Maroon = 320
    Green = 600
    Light Grey = 800 (**** Steel Wool equivalent)
    Blue = 1000 (melts easily when used at high speed)
    White = 1200-1500

    Last edited: May 23, 2019

    BITEME Gold Member Gold Member

    Dec 14, 2007
    Didn't realize there are so many scotch brite varieties, your a newbie and already contributing good job brother
  7. At1Rest


    Apr 11, 2019
    You're welcome.
    I've put 2 files in a folder on my site that might be useful.


    They are:
    1) the Official 3M .pdf on the grit/color which also shows the official 3M number for each grit which can make it a lot easier to find them on the web.
    2) Some info in a .txt from an other site which seems a more accurate evaluation of the grits relative to wood working.
    eKretz and Ace Rimmer like this.
  8. Ace Rimmer

    Ace Rimmer

    Jul 4, 2017
    Thanks for the info!
    At1Rest likes this.
  9. For sanding in the hollow grind, you could also just radius one edge of a wooden block to round it off a bit, then wrap the sandpaper around that rounded edge. Make linear sanding passes between the spine and the edge, to keep the sanding pattern uniform.

    OR, you could also wrap the paper around a piece of fairly large-diameter wooden dowel or PVC pipe and make linear passes from heel to tip. This might actually be easier than going spine-to-edge with a wooden block as described above.
    At1Rest likes this.
  10. At1Rest


    Apr 11, 2019
    Warning on the Blue Scotch-Brite!

    I started going up in grits and when I got to the blue pad it deposited the blue dye from the pad onto the blade.
    Also, it wasn't easy to get back off. I had to go back down to 320 grit to get rid of the blue stain.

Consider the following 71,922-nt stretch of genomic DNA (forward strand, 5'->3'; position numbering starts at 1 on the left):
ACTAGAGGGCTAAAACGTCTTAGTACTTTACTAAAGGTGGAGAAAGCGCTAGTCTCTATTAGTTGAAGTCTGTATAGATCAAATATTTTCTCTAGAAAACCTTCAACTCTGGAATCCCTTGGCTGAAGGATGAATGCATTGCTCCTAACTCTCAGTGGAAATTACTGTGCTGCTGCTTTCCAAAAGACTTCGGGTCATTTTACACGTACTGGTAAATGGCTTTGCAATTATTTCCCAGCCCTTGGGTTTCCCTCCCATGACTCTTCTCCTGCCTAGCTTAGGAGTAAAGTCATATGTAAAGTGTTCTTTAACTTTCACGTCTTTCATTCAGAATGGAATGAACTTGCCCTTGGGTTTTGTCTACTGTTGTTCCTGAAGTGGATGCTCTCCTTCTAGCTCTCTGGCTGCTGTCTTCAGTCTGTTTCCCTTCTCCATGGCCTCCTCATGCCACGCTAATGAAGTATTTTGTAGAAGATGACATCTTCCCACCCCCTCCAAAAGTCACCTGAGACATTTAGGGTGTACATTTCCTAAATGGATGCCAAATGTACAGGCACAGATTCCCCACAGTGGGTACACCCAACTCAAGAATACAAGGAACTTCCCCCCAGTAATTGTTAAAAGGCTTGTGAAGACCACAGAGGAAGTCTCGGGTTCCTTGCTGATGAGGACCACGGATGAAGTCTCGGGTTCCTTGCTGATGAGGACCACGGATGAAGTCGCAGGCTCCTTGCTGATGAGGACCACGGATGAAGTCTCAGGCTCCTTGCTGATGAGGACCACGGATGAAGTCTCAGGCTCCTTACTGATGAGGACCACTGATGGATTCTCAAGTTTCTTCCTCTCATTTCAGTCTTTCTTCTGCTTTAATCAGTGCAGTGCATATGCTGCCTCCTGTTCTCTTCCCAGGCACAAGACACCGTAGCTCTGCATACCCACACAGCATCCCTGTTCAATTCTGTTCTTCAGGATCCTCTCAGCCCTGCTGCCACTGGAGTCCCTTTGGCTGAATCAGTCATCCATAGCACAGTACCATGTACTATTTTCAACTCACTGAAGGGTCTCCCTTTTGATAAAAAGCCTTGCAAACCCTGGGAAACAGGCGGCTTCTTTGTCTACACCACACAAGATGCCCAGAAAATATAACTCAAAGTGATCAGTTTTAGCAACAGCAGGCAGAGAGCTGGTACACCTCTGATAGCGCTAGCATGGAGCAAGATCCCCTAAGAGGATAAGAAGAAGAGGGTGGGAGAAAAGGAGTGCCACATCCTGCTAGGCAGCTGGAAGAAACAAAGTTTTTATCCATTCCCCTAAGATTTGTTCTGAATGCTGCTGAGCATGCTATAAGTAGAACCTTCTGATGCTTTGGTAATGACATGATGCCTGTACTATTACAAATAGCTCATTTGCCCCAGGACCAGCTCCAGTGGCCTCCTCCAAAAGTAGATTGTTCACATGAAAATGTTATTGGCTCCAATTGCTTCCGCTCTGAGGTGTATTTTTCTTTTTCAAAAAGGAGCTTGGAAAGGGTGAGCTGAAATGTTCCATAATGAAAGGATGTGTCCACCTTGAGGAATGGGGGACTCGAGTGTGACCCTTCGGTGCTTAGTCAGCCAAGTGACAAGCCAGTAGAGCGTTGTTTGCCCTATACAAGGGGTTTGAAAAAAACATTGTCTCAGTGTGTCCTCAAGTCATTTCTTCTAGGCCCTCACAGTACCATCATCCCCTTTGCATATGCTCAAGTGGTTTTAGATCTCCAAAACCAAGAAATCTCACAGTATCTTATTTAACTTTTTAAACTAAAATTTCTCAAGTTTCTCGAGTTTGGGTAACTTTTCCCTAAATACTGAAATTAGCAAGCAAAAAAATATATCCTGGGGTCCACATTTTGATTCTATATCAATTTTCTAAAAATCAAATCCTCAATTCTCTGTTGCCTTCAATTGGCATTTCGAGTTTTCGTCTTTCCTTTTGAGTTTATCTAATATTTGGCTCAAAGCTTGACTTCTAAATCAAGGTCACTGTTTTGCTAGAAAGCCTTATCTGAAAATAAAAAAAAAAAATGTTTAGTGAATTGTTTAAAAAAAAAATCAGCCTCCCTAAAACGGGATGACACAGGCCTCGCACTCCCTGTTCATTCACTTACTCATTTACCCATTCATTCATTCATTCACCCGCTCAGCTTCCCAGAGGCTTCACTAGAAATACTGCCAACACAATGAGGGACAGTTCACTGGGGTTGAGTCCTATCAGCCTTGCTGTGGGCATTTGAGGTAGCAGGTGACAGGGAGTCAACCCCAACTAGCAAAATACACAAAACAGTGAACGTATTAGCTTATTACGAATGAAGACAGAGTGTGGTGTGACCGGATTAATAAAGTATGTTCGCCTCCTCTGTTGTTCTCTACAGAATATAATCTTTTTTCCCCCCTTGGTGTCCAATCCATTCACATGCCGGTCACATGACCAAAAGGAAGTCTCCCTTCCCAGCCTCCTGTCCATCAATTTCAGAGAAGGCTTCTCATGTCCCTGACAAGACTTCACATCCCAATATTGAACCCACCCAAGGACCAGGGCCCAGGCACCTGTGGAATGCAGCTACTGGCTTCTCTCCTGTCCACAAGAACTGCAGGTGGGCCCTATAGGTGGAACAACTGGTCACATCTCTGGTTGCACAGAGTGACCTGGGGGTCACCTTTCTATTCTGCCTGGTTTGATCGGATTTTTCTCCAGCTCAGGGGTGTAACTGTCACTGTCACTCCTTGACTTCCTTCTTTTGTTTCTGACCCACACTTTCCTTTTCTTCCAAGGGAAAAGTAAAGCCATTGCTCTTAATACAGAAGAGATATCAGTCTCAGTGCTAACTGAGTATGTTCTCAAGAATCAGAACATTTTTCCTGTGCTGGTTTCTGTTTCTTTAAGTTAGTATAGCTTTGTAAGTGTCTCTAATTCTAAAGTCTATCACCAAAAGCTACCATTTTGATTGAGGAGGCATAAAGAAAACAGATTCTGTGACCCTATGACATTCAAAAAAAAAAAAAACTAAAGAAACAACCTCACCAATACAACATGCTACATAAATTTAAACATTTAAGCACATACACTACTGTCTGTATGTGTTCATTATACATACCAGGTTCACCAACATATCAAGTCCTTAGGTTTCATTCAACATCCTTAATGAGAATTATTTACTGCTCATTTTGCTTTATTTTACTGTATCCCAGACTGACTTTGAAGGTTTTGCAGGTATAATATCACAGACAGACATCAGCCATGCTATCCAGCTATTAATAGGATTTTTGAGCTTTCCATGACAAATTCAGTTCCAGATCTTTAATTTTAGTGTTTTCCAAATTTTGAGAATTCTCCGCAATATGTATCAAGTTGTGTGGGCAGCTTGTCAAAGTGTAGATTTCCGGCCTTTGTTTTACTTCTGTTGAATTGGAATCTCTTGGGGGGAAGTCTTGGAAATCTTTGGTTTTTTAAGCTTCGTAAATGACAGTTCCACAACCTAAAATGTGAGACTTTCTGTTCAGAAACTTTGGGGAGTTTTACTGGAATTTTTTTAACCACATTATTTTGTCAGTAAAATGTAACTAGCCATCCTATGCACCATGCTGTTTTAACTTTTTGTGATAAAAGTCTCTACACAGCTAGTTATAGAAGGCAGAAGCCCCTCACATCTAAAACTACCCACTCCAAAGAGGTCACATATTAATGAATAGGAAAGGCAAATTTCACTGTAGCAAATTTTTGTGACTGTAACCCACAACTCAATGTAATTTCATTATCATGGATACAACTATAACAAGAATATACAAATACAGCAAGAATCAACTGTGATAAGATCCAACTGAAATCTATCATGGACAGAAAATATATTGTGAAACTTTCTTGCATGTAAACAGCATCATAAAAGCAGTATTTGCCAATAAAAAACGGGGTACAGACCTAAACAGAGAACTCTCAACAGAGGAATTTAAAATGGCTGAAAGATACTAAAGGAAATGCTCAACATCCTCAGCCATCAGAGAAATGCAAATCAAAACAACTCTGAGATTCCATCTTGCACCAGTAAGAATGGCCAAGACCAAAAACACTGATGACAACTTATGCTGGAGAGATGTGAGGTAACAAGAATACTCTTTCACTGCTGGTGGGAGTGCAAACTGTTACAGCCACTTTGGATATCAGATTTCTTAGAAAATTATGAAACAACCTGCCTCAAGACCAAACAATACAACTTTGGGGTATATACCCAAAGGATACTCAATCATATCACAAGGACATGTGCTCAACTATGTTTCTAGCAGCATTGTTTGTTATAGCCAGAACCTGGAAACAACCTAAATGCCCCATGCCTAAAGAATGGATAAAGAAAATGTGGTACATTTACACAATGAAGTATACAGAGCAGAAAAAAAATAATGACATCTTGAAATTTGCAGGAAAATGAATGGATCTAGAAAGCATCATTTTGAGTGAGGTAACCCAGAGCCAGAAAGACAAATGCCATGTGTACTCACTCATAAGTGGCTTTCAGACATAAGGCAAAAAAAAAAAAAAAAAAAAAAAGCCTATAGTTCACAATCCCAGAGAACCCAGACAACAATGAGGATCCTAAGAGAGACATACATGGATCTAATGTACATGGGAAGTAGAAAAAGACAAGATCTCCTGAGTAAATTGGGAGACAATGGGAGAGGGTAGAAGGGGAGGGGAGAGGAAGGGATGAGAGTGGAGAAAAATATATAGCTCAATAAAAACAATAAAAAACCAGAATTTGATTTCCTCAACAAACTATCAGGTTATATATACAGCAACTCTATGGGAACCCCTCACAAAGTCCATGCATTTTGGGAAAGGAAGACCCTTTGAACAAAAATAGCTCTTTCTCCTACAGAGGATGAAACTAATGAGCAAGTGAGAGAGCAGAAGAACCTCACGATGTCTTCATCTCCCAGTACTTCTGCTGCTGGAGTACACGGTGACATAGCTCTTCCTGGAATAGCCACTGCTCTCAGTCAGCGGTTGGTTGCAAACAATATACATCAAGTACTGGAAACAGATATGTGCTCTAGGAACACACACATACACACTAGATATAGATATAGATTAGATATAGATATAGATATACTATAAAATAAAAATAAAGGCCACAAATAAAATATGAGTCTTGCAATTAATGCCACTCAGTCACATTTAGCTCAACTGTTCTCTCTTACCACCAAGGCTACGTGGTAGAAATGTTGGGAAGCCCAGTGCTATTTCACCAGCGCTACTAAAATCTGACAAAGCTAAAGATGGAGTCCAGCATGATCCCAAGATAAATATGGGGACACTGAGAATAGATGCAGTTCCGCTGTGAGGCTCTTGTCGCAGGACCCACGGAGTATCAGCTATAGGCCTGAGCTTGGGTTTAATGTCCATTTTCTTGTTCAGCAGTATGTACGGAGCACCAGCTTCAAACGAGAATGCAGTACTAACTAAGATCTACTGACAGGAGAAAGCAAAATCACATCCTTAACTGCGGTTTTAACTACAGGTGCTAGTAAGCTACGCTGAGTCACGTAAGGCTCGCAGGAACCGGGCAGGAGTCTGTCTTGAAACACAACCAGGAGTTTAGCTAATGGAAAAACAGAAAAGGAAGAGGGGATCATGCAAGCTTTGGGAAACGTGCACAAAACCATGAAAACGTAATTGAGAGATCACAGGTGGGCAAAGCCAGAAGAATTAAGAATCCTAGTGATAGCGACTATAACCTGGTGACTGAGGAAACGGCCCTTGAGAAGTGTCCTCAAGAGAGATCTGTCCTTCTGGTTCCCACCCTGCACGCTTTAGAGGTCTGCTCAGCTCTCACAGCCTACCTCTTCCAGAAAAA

The Green and the Blue are the consumer "get 'em anywhere" all purpose cleaning pads so maybe quality control isn't as good.
    So, I'm not going to use the blue pads for anything that I care about.

    However, I had no problems at all with the Green.
    Ace Rimmer likes this.
  11. Bill DeShivs

    Bill DeShivs KnifeMaker / Craftsman / Service Provider Knifemaker / Craftsman / Service Provider

    Jun 6, 2000
    No, you melted the plastic the pad is made from onto your blade.
  12. At1Rest


    Apr 11, 2019
    OK, but even so, that hasn't happened with any of the other grits / colors which have had much more use at this point and much more speed and pressure.
    That blue came of at the lowest speed possible on my Dremel and with minimal pressure.
    I also tested it on an other piece of metal that isn't knife blade and got blue melted stain right off the bat,
    so there seems to be something different with the blue pads.
    Maybe they really are meant for light duty cleaning only.
  13. Blue Scotch-Brite is rated pretty fine, like 1000 grit or so. Fine enough, they describe the material as 'non-scratch' (which basically means it's not very abrasive). The risk of it overheating is greater, due to that. It won't remove metal as fast, and will also clog very fast. Both of those factors will make it generate more friction-related heat, especially if used on a driven tool like a Dremel. These 'cleaning pads' are designed to be used by hand for cleaning stuff not nearly as hard as steel; used as such, they ordinarily shouldn't generate enough heat to be a problem.

    A similar effect happens if using something like a cotton buff wheel with green compound to polish plastic knife handles. The fineness of the green compound (usually less than 1 micron) means it can't remove material fast enough at driven, powertool speeds, and it generates enough friction-caused heat to melt plastic handle materials like Delrin, if the driven buff wheel lingers more than a second or two in one spot. Happens very fast.
    Last edited: May 18, 2019
    Ace Rimmer, At1Rest and eKretz like this.
  14. At1Rest


    Apr 11, 2019
    Thank for the info.
  15. eKretz


    Aug 30, 2009
    The problem is that you are using abrasive pads meant to be used in the hand and putting them into a powered grinder. You are using them outside their intended application, for which they were not designed. You can't blame the manufacturer for that one. The other varieties may just perchance be able to handle the heat, while the blue one can't.

    Edit: somehow missed OWE's post until after posting mine. He nailed it.
    At1Rest likes this.
  16. Alberta Ed

    Alberta Ed

    Jun 29, 1999
    That looks like just ordinary pitting that shouldn't affect the cutting efficiency at all. Case's CV steel is good stuff.
    Ace Rimmer and At1Rest like this.
  17. At1Rest


    Apr 11, 2019
    Yes. I agree.

Share This Page